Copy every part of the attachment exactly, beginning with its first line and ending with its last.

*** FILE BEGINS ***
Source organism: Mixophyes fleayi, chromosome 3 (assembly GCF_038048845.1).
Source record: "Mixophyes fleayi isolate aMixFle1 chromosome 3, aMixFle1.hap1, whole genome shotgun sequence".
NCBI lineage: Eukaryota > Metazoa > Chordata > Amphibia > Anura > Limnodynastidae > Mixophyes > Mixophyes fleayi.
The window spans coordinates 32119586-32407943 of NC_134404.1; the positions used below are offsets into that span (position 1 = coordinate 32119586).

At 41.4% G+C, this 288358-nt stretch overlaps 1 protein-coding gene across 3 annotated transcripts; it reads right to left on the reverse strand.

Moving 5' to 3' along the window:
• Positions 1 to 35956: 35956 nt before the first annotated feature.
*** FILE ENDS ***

Source organism: Mixophyes fleayi, chromosome 3 (assembly GCF_038048845.1).
Source record: "Mixophyes fleayi isolate aMixFle1 chromosome 3, aMixFle1.hap1, whole genome shotgun sequence".
NCBI lineage: Eukaryota > Metazoa > Chordata > Amphibia > Anura > Limnodynastidae > Mixophyes > Mixophyes fleayi.
The window spans coordinates 32119586-32407943 of NC_134404.1; the positions used below are offsets into that span (position 1 = coordinate 32119586).

At 41.4% G+C, this 288358-nt stretch overlaps 1 protein-coding gene across 3 annotated transcripts; it reads right to left on the reverse strand.

Moving 5' to 3' along the window:
• Positions 1 to 35956: 35956 nt before the first annotated feature.